National Heroes’ Day

It’s a good idea, of course, to have a day set apart for the commemoration of national heroes. But you know what would be great? It’d be great if we, the People, actually knew more about our heroes than we were taught in schools and indoctrinated by pop-culture.

Recently, for instance, a massively successful Filipino movie essentially gave one specific hero – Emilio Aguinaldo – the stink eye. Considering the popularity of the movie, this jaundiced view of the first Philippine president was quickly embraced and magnified by everyone who felt like an historian after the movie. It’s gotten so bad that the name has been frequently used as a sarcastic reference by a popular morning radio talk show host.

And yet, there’s some really good evidence that Aguinaldo was actually way better than the weak-willed ninny portrayed in that movie. Sadly, how many twitter/fb-happy netizen nowadays would actually prefer to pore through volumes of history text rather than just rely on the pre-chewed, regurgitated biases of a heavily fictionized, and ridiculously anachronistic flick like Heneral Luna?

Image from Tampuhan Cafe

How many other heroes do we know so little about then? Gregorio del Pilar? The Hero of Tirad Pass, and the one of the youngest generals of the Revolution. But what else?

Miguel Malvar? The last general to surrender? I’m not even sure that’s entirely accurate. And who in the blue blazes was Macro Sakay? I never even learned that name in school, to be honest; just from the movie.

To be fair, websites like, which I linked to above, are doing a valiant job of popularizing knowledge about our war heroes via listicles. Looking at the bigger picture, however, bite-sized information creates only bite-sized knowledge. With luck, it’ll spur some people on to greater research and discovery but – and this is the same problem with biopics – probably not enough. Far more people will most likely be satisfied with knowing a bit of trivia (like the fact that Sakay once styled himself as a Philippine President) and then just move on to the next top-whatever-list they can find. Which leads me to the question: what exactly are Filipinos – particularly those not old enough to have actually fought in the Revolution – celebrating on National Heroes’ Day?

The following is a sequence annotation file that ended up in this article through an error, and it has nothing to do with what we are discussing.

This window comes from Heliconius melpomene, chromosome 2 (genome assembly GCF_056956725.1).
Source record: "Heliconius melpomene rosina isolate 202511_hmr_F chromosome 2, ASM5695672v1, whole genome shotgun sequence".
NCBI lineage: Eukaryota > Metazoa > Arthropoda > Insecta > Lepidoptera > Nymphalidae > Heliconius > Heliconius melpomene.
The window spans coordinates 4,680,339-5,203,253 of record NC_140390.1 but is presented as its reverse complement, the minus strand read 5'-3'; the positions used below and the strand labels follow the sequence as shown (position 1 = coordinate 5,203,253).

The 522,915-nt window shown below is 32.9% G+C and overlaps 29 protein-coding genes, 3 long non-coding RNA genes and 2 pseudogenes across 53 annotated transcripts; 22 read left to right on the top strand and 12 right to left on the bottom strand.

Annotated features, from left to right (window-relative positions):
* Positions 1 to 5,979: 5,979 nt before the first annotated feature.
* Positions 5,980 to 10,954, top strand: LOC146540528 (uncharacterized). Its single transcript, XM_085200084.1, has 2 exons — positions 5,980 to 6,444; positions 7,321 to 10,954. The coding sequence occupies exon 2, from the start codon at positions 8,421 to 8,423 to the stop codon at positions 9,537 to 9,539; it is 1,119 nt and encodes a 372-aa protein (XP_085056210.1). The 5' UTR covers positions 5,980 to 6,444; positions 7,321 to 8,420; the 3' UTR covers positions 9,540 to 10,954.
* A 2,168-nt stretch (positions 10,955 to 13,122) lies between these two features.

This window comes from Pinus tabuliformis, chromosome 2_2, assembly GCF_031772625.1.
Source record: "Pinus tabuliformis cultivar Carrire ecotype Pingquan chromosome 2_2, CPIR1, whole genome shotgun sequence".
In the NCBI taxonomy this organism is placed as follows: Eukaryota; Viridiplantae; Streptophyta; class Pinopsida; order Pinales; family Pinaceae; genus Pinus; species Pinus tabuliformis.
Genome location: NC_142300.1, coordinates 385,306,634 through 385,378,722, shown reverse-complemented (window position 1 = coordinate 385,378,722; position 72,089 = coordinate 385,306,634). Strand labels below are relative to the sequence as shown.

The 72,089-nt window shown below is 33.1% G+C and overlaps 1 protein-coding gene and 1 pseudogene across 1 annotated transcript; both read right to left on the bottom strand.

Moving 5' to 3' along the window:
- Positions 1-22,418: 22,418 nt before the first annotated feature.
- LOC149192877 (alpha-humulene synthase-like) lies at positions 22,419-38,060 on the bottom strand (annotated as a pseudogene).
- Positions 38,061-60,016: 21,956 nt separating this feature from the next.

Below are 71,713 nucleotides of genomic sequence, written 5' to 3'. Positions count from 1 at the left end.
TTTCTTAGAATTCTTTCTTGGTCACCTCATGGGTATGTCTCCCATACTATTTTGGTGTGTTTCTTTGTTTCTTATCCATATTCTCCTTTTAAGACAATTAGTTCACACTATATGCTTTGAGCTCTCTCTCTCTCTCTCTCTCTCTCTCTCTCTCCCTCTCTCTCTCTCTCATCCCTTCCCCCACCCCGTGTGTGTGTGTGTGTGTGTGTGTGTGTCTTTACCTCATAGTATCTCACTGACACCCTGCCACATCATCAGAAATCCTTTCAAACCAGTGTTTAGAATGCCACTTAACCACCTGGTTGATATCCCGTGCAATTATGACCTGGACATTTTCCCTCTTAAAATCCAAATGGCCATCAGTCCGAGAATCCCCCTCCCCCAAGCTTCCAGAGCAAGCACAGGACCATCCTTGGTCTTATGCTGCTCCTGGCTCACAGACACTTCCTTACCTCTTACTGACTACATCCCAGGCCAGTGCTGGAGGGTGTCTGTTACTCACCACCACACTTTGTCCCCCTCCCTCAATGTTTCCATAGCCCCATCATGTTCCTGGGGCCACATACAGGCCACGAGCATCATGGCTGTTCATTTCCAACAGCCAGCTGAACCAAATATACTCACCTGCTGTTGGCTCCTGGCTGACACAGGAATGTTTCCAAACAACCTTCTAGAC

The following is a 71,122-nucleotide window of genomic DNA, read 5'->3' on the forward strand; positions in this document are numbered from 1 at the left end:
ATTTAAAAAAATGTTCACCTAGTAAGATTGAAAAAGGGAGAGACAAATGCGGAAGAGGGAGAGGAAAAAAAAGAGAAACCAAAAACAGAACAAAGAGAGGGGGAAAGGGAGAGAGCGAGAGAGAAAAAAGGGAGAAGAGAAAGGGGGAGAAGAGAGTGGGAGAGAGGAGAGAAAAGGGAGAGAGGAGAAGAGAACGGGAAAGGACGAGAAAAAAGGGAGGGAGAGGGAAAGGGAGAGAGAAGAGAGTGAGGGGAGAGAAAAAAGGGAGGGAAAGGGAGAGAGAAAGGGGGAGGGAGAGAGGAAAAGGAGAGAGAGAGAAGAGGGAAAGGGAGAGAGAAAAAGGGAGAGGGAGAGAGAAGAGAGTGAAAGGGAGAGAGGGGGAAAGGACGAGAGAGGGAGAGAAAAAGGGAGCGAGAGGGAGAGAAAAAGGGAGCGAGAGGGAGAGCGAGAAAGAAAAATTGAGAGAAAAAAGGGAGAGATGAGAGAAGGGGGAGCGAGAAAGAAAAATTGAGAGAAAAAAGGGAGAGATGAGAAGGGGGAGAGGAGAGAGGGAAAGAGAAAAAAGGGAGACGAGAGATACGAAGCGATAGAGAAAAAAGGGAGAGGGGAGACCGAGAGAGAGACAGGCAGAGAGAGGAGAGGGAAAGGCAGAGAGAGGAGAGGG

Tales of bravery that have been embellished or cut down over the years, leaving only barely glimpsed shadows of truth and fact? That’s not enough. In fact, such stories have so long ago passed out of popular style that the Heroes’ Day speeches you will hear today will probably be composed largely of paeans to “modern heroes” – a term that is routinely coopted by politicians wanting to make points with various interest groups.

Don’t get me wrong. I do agree with the practice of calling, say, OFWs modern heroes. Because they are. The same thing goes with teachers. But nowadays, you can throw a rock in any direction and hit someone waxing lyrical over nearly any profession or occupation and calling them heroes. It’s gotten to the point that it now feels awfully cynical.


To change that, I suspect we need to find ways to ensure that an appreciation for our historic past is restored amongst the vanguard of our population – the youth. With the increased emphasis on maths and sciences, I don’t know how effectively that can be done through our school curricula, so I suppose the second best way is to encourage historical societies and advocacy groups to step up their game.

Considering that media – film and the arts specifically – seems to be the most effective means of capturing popular imagination of late, it would be nice if government could take a more rigorous approach to vetting historically themed projects. Nothing wrong with inserting a bit of speculative fiction to fill in the gaps; nothing wrong with deliberately using a judicious bit of anachronism to spice up the work; but kindly consider also requiring better research and a more balanced presentation of the facts that are known. It’s perfectly okay to set out with a rockstar-making agenda, but please let’s not be doing that at the expense of accuracy.

Let’s also take a look at how we criticise works dealing with historical figures. Of course it’s worth lauding how homegrown the hit is, or how technically superior it is to others that have gone before, or how well received it is by the public – let’s do all that, but let’s also call out what needs to called out. Let’s not be afraid or too timid to tell our beloved filmmakers and authors that they got something wrong, or that they fudged a detail or two or twenty.  In the end, criticism is the whetstone on which we hone the quality of our work, and it is not un-patriotic or un-Filipino to point out errors by our fellow Filipinos.

With any luck, we might yet be able to hold some future National Heroes’ Day where the ordinary Filipino will be celebrating more than the double pay they will receive for going to work.


Featured image courtesy of Elizabeth Angsioco (@bethangsioco)


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